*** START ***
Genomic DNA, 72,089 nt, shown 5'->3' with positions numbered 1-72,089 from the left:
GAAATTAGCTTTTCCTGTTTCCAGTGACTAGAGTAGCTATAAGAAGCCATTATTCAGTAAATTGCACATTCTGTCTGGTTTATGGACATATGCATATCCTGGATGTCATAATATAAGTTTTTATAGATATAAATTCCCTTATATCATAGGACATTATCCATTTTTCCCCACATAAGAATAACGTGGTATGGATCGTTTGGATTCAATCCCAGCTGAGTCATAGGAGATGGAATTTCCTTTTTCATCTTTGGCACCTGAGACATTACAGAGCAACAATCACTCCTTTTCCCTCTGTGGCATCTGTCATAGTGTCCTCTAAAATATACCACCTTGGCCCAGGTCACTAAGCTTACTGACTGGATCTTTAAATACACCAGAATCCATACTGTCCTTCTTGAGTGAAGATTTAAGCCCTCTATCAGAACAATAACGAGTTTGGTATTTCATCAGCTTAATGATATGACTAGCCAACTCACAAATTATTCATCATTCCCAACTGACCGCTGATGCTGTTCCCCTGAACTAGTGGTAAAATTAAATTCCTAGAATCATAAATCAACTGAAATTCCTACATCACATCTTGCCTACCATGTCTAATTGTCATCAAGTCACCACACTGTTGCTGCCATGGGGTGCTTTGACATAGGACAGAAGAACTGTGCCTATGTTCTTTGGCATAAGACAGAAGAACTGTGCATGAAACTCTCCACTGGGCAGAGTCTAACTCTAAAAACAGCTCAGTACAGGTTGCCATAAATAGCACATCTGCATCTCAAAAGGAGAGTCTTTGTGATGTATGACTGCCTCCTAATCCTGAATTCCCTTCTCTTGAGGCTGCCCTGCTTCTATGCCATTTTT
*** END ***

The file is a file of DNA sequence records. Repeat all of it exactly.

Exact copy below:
Genomic DNA, 72,089 nt, shown 5'->3' with positions numbered 1-72,089 from the left:
GAAATTAGCTTTTCCTGTTTCCAGTGACTAGAGTAGCTATAAGAAGCCATTATTCAGTAAATTGCACATTCTGTCTGGTTTATGGACATATGCATATCCTGGATGTCATAATATAAGTTTTTATAGATATAAATTCCCTTATATCATAGGACATTATCCATTTTTCCCCACATAAGAATAACGTGGTATGGATCGTTTGGATTCAATCCCAGCTGAGTCATAGGAGATGGAATTTCCTTTTTCATCTTTGGCACCTGAGACATTACAGAGCAACAATCACTCCTTTTCCCTCTGTGGCATCTGTCATAGTGTCCTCTAAAATATACCACCTTGGCCCAGGTCACTAAGCTTACTGACTGGATCTTTAAATACACCAGAATCCATACTGTCCTTCTTGAGTGAAGATTTAAGCCCTCTATCAGAACAATAACGAGTTTGGTATTTCATCAGCTTAATGATATGACTAGCCAACTCACAAATTATTCATCATTCCCAACTGACCGCTGATGCTGTTCCCCTGAACTAGTGGTAAAATTAAATTCCTAGAATCATAAATCAACTGAAATTCCTACATCACATCTTGCCTACCATGTCTAATTGTCATCAAGTCACCACACTGTTGCTGCCATGGGGTGCTTTGACATAGGACAGAAGAACTGTGCCTATGTTCTTTGGCATAAGACAGAAGAACTGTGCATGAAACTCTCCACTGGGCAGAGTCTAACTCTAAAAACAGCTCAGTACAGGTTGCCATAAATAGCACATCTGCATCTCAAAAGGAGAGTCTTTGTGATGTATGACTGCCTCCTAATCCTGAATTCCCTTCTCTTGAGGCTGCCCTGCTTCTATGCCATTTTT